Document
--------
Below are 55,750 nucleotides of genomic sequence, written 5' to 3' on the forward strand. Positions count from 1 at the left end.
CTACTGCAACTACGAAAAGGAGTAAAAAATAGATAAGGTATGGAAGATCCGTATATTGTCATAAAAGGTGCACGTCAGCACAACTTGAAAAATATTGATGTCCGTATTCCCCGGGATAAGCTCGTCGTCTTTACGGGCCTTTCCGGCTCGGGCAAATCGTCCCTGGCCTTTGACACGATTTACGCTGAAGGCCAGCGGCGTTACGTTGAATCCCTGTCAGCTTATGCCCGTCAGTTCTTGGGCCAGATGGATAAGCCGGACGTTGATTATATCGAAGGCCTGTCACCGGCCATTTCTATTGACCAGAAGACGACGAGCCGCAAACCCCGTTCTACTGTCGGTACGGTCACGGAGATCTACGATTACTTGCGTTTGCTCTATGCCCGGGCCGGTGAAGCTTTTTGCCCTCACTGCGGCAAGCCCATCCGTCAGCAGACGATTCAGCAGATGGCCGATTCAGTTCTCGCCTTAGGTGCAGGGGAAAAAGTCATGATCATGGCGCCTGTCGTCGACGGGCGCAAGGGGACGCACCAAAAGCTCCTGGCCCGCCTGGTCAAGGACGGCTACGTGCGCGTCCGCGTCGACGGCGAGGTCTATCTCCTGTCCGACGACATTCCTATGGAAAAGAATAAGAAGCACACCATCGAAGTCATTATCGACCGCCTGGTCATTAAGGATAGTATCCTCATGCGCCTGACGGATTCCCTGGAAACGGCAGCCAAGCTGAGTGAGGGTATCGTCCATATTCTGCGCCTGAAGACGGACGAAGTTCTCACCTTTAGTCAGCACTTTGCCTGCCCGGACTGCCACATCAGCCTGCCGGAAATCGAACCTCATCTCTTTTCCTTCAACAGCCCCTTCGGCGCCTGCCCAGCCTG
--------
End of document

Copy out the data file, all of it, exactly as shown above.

Below are 55,750 nucleotides of genomic sequence, written 5' to 3' on the forward strand. Positions count from 1 at the left end.
CTACTGCAACTACGAAAAGGAGTAAAAAATAGATAAGGTATGGAAGATCCGTATATTGTCATAAAAGGTGCACGTCAGCACAACTTGAAAAATATTGATGTCCGTATTCCCCGGGATAAGCTCGTCGTCTTTACGGGCCTTTCCGGCTCGGGCAAATCGTCCCTGGCCTTTGACACGATTTACGCTGAAGGCCAGCGGCGTTACGTTGAATCCCTGTCAGCTTATGCCCGTCAGTTCTTGGGCCAGATGGATAAGCCGGACGTTGATTATATCGAAGGCCTGTCACCGGCCATTTCTATTGACCAGAAGACGACGAGCCGCAAACCCCGTTCTACTGTCGGTACGGTCACGGAGATCTACGATTACTTGCGTTTGCTCTATGCCCGGGCCGGTGAAGCTTTTTGCCCTCACTGCGGCAAGCCCATCCGTCAGCAGACGATTCAGCAGATGGCCGATTCAGTTCTCGCCTTAGGTGCAGGGGAAAAAGTCATGATCATGGCGCCTGTCGTCGACGGGCGCAAGGGGACGCACCAAAAGCTCCTGGCCCGCCTGGTCAAGGACGGCTACGTGCGCGTCCGCGTCGACGGCGAGGTCTATCTCCTGTCCGACGACATTCCTATGGAAAAGAATAAGAAGCACACCATCGAAGTCATTATCGACCGCCTGGTCATTAAGGATAGTATCCTCATGCGCCTGACGGATTCCCTGGAAACGGCAGCCAAGCTGAGTGAGGGTATCGTCCATATTCTGCGCCTGAAGACGGACGAAGTTCTCACCTTTAGTCAGCACTTTGCCTGCCCGGACTGCCACATCAGCCTGCCGGAAATCGAACCTCATCTCTTTTCCTTCAACAGCCCCTTCGGCGCCTGCCCAGCCTG